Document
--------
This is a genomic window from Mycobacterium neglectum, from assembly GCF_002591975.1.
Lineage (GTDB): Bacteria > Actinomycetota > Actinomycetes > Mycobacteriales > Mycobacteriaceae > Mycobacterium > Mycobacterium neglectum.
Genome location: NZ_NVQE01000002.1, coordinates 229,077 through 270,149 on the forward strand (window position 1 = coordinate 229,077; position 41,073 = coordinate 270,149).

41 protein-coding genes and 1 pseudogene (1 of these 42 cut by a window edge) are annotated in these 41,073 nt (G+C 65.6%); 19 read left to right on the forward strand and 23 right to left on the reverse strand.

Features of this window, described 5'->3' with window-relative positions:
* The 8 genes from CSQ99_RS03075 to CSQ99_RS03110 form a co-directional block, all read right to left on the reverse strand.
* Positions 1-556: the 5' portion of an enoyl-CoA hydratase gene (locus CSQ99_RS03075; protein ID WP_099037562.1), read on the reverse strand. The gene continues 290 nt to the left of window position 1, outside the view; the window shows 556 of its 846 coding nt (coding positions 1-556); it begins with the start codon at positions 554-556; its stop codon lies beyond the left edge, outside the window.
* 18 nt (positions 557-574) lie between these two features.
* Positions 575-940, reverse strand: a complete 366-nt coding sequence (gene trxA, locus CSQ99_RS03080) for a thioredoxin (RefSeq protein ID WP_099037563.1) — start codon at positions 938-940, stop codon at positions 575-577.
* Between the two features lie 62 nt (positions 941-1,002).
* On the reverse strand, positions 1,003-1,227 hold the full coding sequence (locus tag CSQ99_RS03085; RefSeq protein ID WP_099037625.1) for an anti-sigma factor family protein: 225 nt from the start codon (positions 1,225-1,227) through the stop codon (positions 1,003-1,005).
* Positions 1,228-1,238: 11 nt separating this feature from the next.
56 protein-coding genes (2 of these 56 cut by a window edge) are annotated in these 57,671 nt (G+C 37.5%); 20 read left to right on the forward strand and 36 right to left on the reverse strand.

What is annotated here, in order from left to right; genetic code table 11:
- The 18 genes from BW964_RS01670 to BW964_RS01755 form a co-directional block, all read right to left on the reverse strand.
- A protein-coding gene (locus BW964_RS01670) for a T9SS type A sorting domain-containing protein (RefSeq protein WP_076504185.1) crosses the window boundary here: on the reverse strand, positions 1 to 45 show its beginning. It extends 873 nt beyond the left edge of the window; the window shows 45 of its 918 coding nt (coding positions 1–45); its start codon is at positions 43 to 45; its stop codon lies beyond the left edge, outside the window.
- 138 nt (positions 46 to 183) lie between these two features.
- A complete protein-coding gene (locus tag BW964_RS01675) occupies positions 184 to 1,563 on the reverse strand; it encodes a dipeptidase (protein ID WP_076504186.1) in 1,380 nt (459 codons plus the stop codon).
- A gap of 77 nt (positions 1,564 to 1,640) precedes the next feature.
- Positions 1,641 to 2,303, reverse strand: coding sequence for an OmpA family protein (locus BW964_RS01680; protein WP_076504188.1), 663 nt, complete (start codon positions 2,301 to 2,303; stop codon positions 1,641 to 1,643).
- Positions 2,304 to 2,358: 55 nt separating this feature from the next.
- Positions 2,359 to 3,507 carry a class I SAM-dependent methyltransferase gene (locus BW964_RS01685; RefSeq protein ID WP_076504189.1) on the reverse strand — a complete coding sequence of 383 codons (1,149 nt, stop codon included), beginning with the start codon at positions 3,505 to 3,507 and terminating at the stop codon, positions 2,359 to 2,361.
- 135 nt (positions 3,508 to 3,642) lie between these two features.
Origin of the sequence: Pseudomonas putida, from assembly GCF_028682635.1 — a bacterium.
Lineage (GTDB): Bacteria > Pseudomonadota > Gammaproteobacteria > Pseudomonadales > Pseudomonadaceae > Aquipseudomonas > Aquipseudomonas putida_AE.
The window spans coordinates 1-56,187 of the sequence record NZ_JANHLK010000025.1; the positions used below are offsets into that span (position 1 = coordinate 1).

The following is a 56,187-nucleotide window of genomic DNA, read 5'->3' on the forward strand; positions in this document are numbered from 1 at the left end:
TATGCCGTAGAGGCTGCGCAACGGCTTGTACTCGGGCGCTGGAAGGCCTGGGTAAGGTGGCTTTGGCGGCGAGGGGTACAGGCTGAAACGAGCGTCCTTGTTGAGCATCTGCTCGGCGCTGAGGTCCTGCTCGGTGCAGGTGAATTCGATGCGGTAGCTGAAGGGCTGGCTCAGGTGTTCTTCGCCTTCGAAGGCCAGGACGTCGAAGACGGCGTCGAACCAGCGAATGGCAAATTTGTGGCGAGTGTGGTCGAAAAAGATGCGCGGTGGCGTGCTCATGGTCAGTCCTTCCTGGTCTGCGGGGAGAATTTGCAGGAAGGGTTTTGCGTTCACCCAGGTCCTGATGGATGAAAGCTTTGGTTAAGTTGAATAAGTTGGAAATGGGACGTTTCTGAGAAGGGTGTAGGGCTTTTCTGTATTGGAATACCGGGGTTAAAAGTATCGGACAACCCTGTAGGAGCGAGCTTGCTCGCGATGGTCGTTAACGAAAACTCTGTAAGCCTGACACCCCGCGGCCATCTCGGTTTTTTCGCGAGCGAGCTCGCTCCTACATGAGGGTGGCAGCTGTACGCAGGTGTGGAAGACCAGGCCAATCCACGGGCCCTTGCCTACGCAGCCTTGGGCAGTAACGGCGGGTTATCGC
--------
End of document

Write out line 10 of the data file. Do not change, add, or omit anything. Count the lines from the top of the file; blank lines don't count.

* Between the two features lie 62 nt (positions 941-1,002).